The last of the Kennedy Brothers has gone to his reward at age seventy-seven-- quietly in his sleep with his family at his side. Thank you, God for that. Now, you may have disagreed with his politics and his beliefs. You may have thought he was far too liberal. You may have criticized any aspect of his life, but you could not look down upon his personal courage, dedication and honesty. When Ted Kennedy gave his word, it was the purest bond you could possibly receive. He served his country in the same seat as his amazing brother. the former president of the United States in glorious service. He worked tirelessly for the cause of the common man. The reunion he will know enjoy with Joe, with Robert and of course with John should be magnificent. The Kennedy family has been cursed over the years with great tragedy . Were the sins of the father the reason for all of this? Perhaps so, because Joseph Kennedy, Sr. had a reputation that was far from honorable. Thank the living God that his sons and daughters rose above power and politics. Yes, all were human. All had scandal associated with their names with the possible exception of Eunice. But all showed great personal courage at the time that courage was most needed by their country. During the Cuban Missile Crisis in 1962, the world could have certainly been plunged into World War Three by a maverick decision to invade Cuba. John Kennedy took the wiser route and saved the world. Russia had nothing to lose-- they were only holding on by a shoe string at best. And so, Mr. Kennedy, I salute you, sir. You served your nation well. You worked diligently for freedom and justice for all. You worked quietly and most nobly for all of us in every state and with every view of politics. You voted your conscience and your heart-- something not done often by politicians today.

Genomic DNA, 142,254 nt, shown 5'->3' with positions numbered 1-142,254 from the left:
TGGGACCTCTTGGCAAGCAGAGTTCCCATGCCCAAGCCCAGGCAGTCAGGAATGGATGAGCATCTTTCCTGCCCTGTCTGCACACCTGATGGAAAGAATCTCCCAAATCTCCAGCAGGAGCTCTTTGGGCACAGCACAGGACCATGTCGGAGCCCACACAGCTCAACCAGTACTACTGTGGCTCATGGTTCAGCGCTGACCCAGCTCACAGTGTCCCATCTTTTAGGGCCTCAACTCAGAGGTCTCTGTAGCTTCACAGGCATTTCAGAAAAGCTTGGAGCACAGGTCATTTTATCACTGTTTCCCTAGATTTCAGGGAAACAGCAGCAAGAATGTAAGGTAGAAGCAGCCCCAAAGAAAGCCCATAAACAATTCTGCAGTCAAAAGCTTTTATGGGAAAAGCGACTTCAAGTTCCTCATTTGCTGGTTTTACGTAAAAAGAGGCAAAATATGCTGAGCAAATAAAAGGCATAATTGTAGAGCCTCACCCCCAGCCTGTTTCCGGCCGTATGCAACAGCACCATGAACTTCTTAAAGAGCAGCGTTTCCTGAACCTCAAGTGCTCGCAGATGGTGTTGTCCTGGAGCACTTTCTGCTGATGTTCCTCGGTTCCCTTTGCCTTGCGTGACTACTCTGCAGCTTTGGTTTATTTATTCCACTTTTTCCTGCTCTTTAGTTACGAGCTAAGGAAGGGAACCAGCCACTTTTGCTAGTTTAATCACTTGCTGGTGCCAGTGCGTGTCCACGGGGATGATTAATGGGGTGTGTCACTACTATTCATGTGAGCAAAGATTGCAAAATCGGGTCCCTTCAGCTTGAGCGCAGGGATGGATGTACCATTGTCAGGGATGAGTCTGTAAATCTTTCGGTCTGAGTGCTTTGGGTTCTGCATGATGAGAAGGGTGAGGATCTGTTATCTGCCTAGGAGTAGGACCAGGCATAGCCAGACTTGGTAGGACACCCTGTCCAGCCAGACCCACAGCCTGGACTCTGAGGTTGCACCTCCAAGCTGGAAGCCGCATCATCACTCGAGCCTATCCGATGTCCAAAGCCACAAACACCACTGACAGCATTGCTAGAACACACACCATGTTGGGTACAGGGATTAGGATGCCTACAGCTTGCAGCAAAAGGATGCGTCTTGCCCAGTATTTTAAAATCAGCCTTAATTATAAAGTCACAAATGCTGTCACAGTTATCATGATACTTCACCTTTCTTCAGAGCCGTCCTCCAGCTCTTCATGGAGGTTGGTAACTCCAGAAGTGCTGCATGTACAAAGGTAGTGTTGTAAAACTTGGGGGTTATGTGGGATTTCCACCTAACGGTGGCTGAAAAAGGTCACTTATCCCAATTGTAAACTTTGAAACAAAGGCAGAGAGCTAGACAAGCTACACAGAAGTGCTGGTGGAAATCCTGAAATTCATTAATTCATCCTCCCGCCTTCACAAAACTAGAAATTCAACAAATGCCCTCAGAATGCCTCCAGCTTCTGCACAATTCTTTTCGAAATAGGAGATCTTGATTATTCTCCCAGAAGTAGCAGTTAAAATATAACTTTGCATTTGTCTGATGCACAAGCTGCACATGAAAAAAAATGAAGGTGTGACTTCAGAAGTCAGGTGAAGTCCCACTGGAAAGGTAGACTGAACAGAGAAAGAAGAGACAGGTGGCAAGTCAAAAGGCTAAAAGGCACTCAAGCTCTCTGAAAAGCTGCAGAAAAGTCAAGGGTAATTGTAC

Sunday, August 23, 2009


Today way back in 1960 we lost our beloved Oscar Hammerstein: perhaps the finest lyricist and libretto (book) creator of any artist in songwriting history. Richard Rodgers did not again enjoy the success of any Broadway show after Oscar's untimely demise from stomach cancer. Today, with the advancement of science, we could have saved his life.